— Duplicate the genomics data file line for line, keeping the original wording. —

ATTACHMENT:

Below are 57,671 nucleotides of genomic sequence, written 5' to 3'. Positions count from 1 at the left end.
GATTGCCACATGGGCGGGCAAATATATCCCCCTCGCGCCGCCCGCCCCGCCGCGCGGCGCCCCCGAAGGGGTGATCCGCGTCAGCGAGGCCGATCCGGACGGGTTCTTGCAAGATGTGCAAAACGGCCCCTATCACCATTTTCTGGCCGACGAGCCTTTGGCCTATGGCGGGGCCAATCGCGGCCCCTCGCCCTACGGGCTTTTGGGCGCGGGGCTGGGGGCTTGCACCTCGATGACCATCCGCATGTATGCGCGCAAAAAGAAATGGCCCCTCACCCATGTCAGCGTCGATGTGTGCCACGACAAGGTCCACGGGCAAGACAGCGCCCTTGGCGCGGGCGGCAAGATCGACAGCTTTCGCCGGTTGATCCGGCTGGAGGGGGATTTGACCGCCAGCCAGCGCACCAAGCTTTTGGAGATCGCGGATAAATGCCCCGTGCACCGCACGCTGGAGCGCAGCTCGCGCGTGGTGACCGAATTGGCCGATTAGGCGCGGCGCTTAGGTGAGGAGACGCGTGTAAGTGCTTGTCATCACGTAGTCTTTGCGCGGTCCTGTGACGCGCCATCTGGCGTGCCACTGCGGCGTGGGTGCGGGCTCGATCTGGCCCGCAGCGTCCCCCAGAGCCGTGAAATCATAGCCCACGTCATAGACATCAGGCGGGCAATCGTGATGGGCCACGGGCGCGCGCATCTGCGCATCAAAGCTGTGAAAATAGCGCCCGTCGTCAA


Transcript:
Below are 57,671 nucleotides of genomic sequence, written 5' to 3'. Positions count from 1 at the left end.
GATTGCCACATGGGCGGGCAAATATATCCCCCTCGCGCCGCCCGCCCCGCCGCGCGGCGCCCCCGAAGGGGTGATCCGCGTCAGCGAGGCCGATCCGGACGGGTTCTTGCAAGATGTGCAAAACGGCCCCTATCACCATTTTCTGGCCGACGAGCCTTTGGCCTATGGCGGGGCCAATCGCGGCCCCTCGCCCTACGGGCTTTTGGGCGCGGGGCTGGGGGCTTGCACCTCGATGACCATCCGCATGTATGCGCGCAAAAAGAAATGGCCCCTCACCCATGTCAGCGTCGATGTGTGCCACGACAAGGTCCACGGGCAAGACAGCGCCCTTGGCGCGGGCGGCAAGATCGACAGCTTTCGCCGGTTGATCCGGCTGGAGGGGGATTTGACCGCCAGCCAGCGCACCAAGCTTTTGGAGATCGCGGATAAATGCCCCGTGCACCGCACGCTGGAGCGCAGCTCGCGCGTGGTGACCGAATTGGCCGATTAGGCGCGGCGCTTAGGTGAGGAGACGCGTGTAAGTGCTTGTCATCACGTAGTCTTTGCGCGGTCCTGTGACGCGCCATCTGGCGTGCCACTGCGGCGTGGGTGCGGGCTCGATCTGGCCCGCAGCGTCCCCCAGAGCCGTGAAATCATAGCCCACGTCATAGACATCAGGCGGGCAATCGTGATGGGCCACGGGCGCGCGCATCTGCGCATCAAAGCTGTGAAAATAGCGCCCGTCGTCAA